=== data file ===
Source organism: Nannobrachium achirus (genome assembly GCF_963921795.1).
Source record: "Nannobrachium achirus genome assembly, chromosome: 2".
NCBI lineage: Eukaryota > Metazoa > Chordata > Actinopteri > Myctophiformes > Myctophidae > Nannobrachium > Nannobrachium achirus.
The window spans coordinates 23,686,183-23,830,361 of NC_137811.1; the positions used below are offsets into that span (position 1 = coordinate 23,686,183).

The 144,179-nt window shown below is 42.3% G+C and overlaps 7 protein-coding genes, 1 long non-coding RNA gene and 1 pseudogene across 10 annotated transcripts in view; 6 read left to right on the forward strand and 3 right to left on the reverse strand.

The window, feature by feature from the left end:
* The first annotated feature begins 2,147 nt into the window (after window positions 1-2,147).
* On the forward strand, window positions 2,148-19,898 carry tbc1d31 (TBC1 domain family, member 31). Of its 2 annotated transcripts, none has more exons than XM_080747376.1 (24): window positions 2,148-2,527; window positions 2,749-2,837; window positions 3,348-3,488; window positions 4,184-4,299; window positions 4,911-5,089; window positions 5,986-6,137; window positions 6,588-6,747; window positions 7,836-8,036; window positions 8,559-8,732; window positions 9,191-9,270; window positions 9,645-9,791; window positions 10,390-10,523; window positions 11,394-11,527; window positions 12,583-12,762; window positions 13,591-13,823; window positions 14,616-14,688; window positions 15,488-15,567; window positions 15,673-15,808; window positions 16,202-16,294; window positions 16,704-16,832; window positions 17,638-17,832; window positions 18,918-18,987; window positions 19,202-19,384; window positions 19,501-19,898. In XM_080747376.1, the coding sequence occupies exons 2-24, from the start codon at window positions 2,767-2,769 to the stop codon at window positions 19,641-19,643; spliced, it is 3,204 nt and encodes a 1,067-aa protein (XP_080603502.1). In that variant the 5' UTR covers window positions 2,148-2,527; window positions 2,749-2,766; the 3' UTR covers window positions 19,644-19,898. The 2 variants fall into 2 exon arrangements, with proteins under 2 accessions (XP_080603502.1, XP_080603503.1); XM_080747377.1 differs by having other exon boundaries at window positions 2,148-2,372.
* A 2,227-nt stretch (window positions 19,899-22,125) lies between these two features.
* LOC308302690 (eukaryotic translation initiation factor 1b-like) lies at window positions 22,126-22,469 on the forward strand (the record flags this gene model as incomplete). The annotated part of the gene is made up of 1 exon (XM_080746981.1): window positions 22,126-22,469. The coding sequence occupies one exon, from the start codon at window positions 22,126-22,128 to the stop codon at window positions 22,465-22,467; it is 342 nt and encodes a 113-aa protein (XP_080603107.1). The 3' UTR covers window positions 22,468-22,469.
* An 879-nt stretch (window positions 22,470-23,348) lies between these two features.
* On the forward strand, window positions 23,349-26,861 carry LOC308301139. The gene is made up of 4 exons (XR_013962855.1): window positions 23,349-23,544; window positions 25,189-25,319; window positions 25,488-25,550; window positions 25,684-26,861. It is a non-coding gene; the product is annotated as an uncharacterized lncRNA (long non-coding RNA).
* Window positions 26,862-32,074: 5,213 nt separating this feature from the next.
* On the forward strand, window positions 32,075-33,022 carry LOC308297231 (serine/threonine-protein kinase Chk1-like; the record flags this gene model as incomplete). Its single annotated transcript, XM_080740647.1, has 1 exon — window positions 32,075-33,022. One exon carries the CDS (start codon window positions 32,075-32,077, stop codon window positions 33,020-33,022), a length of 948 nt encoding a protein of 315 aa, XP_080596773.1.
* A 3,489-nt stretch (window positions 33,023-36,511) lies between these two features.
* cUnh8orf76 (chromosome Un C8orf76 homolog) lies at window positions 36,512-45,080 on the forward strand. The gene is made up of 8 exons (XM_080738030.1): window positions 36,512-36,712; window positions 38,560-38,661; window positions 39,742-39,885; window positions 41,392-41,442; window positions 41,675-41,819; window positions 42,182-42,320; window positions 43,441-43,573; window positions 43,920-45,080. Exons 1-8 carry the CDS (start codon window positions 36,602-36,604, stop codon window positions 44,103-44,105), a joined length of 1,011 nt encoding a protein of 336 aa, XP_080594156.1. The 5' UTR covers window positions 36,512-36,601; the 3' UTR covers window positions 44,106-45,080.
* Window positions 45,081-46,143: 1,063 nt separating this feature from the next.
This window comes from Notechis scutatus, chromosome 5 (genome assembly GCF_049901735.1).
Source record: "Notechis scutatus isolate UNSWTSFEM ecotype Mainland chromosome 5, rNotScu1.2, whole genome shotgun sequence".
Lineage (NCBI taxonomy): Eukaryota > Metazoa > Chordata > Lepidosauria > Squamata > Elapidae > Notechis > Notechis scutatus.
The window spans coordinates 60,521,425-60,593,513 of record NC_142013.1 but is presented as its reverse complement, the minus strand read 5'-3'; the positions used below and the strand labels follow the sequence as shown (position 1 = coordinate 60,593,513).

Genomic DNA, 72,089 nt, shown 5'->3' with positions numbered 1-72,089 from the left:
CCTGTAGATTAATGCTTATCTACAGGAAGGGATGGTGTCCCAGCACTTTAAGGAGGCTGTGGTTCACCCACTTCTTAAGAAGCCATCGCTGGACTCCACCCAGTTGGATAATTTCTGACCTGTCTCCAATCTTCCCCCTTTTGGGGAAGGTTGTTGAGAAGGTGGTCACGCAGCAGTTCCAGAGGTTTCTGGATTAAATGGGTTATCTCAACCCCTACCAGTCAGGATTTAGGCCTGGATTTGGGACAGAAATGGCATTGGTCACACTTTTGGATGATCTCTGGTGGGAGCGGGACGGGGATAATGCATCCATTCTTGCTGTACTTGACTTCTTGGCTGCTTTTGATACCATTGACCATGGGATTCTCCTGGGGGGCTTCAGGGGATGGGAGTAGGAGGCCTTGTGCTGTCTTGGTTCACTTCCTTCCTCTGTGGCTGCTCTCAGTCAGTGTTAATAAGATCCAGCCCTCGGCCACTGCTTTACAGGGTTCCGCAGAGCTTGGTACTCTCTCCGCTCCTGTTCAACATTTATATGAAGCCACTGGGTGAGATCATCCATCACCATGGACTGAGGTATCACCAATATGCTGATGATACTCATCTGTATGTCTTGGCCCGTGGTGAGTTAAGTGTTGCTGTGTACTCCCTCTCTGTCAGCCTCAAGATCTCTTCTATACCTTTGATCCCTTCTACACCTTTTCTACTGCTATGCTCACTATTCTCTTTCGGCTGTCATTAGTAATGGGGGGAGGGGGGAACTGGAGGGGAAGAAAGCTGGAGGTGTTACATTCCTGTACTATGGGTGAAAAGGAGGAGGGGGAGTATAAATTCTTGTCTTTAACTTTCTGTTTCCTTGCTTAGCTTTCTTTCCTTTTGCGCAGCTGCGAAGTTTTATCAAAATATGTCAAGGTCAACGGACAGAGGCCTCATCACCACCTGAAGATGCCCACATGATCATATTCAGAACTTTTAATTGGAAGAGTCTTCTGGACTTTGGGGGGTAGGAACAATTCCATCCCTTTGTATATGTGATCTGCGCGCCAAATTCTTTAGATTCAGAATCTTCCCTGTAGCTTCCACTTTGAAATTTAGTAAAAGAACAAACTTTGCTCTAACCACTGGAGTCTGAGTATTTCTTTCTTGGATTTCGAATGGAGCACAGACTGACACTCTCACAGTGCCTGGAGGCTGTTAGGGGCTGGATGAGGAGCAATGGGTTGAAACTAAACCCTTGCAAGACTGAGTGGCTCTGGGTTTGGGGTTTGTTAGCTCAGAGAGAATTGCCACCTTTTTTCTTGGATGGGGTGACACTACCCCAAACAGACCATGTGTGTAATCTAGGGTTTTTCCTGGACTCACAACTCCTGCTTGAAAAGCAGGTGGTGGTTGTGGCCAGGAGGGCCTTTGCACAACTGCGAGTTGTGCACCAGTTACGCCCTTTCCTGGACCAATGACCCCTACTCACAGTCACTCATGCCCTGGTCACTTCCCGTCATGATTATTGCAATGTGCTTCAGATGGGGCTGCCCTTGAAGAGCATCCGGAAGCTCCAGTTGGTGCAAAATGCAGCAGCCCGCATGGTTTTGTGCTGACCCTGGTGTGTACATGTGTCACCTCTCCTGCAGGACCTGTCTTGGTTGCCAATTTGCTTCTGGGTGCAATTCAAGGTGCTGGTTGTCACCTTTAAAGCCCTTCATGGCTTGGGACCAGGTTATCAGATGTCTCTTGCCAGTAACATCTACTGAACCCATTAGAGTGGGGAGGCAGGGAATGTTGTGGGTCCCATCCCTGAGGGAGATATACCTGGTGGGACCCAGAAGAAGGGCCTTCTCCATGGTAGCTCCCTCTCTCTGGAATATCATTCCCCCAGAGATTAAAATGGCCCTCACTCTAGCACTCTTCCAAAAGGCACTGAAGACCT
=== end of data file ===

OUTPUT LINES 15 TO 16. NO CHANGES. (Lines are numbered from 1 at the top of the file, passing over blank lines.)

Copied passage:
* A 3,489-nt stretch (window positions 33,023-36,511) lies between these two features.
* cUnh8orf76 (chromosome Un C8orf76 homolog) lies at window positions 36,512-45,080 on the forward strand. The gene is made up of 8 exons (XM_080738030.1): window positions 36,512-36,712; window positions 38,560-38,661; window positions 39,742-39,885; window positions 41,392-41,442; window positions 41,675-41,819; window positions 42,182-42,320; window positions 43,441-43,573; window positions 43,920-45,080. Exons 1-8 carry the CDS (start codon window positions 36,602-36,604, stop codon window positions 44,103-44,105), a joined length of 1,011 nt encoding a protein of 336 aa, XP_080594156.1. The 5' UTR covers window positions 36,512-36,601; the 3' UTR covers window positions 44,106-45,080.